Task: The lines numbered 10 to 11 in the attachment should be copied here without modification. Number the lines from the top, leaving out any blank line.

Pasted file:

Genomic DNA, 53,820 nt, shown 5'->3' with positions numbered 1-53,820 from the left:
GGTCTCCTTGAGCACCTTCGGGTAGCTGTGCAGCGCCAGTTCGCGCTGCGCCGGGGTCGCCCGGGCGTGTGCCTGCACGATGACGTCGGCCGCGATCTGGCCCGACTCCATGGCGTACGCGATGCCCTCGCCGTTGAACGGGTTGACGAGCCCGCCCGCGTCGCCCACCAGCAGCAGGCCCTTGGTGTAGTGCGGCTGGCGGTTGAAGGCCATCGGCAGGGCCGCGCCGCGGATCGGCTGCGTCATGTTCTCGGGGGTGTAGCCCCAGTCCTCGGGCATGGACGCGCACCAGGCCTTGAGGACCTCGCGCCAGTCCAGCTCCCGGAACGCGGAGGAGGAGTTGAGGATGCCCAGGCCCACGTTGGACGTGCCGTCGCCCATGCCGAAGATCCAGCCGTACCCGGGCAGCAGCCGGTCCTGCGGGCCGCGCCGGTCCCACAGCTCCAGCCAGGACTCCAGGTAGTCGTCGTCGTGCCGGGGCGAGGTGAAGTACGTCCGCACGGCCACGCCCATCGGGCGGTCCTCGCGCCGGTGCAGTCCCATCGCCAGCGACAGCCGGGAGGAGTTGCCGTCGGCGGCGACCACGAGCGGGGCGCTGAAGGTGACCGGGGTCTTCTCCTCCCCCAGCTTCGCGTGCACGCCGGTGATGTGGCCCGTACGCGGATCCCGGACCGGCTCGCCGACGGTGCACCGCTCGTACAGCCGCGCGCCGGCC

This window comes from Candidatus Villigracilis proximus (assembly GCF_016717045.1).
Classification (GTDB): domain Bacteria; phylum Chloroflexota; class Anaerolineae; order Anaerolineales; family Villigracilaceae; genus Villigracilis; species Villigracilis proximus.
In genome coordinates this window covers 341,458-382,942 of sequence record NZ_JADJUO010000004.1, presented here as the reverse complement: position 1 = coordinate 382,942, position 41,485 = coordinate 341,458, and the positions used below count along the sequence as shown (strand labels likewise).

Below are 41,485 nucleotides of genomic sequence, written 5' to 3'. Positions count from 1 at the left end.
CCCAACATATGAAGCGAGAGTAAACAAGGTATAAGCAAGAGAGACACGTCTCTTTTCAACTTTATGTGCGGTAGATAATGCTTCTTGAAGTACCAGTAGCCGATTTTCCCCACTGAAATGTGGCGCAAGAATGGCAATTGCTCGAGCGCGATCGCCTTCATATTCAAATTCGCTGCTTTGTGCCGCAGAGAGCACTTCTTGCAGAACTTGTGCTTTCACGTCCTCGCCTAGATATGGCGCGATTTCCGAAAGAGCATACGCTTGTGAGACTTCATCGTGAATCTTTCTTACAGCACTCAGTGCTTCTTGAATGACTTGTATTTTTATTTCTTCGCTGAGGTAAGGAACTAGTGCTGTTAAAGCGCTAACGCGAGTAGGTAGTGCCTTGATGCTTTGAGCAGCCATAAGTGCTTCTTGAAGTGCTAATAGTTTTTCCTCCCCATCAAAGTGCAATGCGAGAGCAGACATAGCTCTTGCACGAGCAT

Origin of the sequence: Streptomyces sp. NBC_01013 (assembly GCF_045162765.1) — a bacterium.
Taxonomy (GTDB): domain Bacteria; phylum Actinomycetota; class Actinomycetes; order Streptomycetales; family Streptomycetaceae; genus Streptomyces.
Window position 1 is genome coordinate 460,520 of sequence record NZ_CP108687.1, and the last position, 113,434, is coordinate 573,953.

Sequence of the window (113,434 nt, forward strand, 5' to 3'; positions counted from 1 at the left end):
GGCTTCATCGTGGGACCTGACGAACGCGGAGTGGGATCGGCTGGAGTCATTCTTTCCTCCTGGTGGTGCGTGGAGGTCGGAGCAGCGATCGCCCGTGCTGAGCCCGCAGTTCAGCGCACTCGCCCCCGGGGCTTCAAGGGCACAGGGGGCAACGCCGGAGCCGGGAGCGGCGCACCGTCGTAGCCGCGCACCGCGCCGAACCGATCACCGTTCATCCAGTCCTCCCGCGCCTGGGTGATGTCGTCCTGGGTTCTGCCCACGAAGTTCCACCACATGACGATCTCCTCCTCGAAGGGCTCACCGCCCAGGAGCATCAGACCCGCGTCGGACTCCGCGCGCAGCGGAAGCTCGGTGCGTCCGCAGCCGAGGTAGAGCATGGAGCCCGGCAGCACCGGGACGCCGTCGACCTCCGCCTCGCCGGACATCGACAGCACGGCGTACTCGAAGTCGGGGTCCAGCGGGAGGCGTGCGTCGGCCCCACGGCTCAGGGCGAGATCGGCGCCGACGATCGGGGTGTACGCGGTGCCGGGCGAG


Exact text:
Window position 1 is genome coordinate 460,520 of sequence record NZ_CP108687.1, and the last position, 113,434, is coordinate 573,953.

Sequence of the window (113,434 nt, forward strand, 5' to 3'; positions counted from 1 at the left end):